"Tsk," Joss said, as he swiped the man's legs out from under him with a leg sweep and knocked a table over on top of him, just to give the guy something to think about for a few minutes.

He paused a moment to see what Evan was doing. Evan was doing just fine. He had "Smith" in one hand, and another man in the other, and he was banging their heads together. The resultant sound was not altogether musical.
Didn 't hit him hard enough,
Joss thought with mild regret that he had made extra work for Evan. As someone grabbed his right shoulder from behind, Joss spun around the other way and put a punch just to the left of where the right shoulder had been. The woman who was standing in that spot, with her fist cocked and ready, went down. "Oh, crap," said Joss, and then three people jumped him from


three sides. He went down, and one of them sat on his head.

It was a bad moment. Joss lashed straight out with one fist at the last target he saw before his vision was obscured. It was a focused strike, maybe a little too focused, but it made sure that at least one of the men would have to give recreational sex a miss for a good while. The peculiar hooting screech he immediately heard confirmed that. His only remaining business at this point was to shift his own lower body as fast as he could, to keep anyone from doing anything similar to him.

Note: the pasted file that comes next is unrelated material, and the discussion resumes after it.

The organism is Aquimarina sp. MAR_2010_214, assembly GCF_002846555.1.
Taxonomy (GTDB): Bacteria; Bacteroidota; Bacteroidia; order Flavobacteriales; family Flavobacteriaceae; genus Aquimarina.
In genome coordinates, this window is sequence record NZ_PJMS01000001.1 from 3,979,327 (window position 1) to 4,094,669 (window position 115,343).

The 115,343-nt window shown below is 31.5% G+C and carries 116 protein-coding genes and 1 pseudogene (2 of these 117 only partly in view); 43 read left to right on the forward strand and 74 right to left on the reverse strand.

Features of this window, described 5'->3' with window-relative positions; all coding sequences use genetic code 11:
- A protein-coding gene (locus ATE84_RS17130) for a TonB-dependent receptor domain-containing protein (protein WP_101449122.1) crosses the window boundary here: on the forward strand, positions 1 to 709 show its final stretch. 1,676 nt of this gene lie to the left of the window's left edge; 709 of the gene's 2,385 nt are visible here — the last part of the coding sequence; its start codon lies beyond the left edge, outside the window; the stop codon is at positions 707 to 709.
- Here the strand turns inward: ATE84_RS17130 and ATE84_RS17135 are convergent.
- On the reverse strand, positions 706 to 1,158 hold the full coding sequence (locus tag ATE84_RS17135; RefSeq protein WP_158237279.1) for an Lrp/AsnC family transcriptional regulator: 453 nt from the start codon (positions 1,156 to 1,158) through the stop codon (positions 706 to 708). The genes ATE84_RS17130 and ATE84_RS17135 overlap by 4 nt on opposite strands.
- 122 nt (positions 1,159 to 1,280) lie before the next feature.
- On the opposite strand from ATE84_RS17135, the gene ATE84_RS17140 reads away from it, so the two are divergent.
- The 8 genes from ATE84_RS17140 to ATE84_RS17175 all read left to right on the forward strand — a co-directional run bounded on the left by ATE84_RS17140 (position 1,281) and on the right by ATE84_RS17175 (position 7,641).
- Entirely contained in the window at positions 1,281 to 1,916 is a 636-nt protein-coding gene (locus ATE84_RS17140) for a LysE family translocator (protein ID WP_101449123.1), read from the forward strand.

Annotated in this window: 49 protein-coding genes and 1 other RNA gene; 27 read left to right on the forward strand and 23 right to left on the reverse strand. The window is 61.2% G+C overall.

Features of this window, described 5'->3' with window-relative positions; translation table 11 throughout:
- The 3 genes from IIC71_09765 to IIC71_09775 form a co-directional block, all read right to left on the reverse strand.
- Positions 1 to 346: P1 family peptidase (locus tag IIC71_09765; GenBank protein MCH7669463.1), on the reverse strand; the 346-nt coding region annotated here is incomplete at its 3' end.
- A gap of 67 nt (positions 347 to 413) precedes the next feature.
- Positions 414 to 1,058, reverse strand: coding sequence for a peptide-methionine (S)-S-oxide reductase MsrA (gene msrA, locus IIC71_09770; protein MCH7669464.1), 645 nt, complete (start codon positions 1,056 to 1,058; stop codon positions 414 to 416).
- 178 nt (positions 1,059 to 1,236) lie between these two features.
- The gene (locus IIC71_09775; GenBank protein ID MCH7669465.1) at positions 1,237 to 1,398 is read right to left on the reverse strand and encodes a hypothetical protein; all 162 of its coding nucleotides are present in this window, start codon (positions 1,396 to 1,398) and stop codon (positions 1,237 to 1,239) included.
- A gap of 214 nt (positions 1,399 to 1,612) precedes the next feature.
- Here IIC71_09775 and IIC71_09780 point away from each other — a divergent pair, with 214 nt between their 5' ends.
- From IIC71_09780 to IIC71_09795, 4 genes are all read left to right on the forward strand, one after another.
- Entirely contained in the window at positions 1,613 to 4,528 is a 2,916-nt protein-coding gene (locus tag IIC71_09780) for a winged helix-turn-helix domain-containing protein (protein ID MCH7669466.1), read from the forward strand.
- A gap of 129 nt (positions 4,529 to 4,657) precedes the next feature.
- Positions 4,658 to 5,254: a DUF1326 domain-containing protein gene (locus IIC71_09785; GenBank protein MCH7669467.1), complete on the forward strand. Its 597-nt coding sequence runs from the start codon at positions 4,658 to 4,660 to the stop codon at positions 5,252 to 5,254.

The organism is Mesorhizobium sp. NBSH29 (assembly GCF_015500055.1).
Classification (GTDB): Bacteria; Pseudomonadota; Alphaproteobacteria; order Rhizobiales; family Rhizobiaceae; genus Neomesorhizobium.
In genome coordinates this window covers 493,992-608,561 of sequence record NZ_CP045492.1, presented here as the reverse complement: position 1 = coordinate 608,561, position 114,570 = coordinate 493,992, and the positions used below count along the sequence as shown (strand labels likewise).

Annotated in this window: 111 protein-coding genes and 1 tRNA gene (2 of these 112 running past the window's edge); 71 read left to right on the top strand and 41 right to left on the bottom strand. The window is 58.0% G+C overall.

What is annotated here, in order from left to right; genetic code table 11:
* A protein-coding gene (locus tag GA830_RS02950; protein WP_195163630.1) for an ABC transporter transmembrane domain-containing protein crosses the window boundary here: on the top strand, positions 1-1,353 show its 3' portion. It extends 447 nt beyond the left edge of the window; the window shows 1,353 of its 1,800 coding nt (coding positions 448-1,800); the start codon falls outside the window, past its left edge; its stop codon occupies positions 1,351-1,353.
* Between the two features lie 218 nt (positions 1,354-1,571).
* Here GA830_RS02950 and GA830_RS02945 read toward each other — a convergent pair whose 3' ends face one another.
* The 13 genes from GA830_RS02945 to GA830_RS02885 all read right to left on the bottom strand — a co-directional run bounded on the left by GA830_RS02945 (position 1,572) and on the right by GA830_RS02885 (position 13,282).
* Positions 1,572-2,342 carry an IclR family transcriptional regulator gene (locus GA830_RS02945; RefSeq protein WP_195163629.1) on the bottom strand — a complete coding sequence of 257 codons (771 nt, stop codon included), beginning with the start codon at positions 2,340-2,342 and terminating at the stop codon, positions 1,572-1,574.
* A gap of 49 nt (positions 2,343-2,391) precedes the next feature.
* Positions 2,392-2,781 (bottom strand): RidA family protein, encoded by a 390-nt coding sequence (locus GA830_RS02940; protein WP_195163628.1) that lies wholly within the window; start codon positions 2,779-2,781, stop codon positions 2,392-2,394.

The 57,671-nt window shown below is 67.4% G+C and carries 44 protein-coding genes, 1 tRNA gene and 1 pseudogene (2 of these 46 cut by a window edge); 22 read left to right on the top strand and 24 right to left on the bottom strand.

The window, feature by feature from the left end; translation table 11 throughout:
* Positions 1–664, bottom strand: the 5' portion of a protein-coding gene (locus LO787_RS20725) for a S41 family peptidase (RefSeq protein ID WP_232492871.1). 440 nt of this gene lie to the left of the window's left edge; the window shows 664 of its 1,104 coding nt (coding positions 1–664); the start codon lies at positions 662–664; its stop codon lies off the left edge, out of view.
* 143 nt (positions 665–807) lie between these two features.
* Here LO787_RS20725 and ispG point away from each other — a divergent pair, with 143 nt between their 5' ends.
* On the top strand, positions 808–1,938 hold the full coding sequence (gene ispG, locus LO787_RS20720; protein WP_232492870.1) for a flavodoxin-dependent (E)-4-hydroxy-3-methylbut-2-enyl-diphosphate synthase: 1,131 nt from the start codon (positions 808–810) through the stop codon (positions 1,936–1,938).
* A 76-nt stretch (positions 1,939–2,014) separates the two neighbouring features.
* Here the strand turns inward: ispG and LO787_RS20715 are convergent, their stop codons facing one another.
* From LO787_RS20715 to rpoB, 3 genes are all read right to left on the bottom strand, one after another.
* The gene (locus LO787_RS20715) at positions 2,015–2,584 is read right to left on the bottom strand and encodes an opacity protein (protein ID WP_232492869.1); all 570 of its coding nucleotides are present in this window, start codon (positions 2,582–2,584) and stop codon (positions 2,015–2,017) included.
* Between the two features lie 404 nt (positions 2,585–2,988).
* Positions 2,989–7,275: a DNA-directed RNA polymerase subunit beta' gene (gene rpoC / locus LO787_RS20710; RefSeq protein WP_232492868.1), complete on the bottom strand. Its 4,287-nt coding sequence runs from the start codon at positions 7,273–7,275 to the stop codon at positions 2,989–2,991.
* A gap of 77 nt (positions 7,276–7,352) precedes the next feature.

A moment later the weight came off his head and was flung away to one side, to judge by the thump and screech that followed. "Come on, old son," he heard Evan say, and a hand the side of a ham closed on his upper arm and hauled him to his feet.

"Wait a minute; I don't think we should leave this unfinished," Joss sad, looking around him hurriedly.

"There are only—" He did a hasty headcount of the crowd closing in. "Uh, there are only thirty of them—"

Evan backed toward the door, and Joss went with him. He didn't have much choice, any more than did most human beings or other heavy objects Evan picked up and threw over his shoulder. "Why do you start these things when I don't have my suit on?" Evan asked.

"Whaddaya mean, / started it?"

"I could have wiped this whole place up," Evan said ruefully, but not too loudly, since about fifteen of the thirty people were pacing them toward the door, though at a safe distance. "Now we're getting thrown out of a bar. This is not going to do my reputation any good."

"Thrown—You can't throw us out," Joss shouted. "We're leaving!"

"Aah, shut your cakehole," Evan said in good-natured disgust. "At least there's this: everybody on the station is going to want to talk to us now, to see if they can get us into a fight. It's an ill wind, and so forth.

Come on, let's go clean up and get some dinner."



Evan was scandalized; the place should have been properly dug into the asteroid, for security's sake if not for the safety of the staff who worked there. It was not the first time that morning he had been scandalized, and he was getting unhappily used to it.

When they had emerged that morning—Evan after a prolonged battle with his 'fresher unit, which was defective, and needed more than the usual picking out with a pin that he found himself doing to shower heads and 'fresher fixtures all over Sol system—the landlord, that shrunken-souled creature, had tried to hit them for several new charges that they had not agreed to the evening before, including a blanket O2

BOOK: Kill Station
2.55Mb size Format: txt, pdf, ePub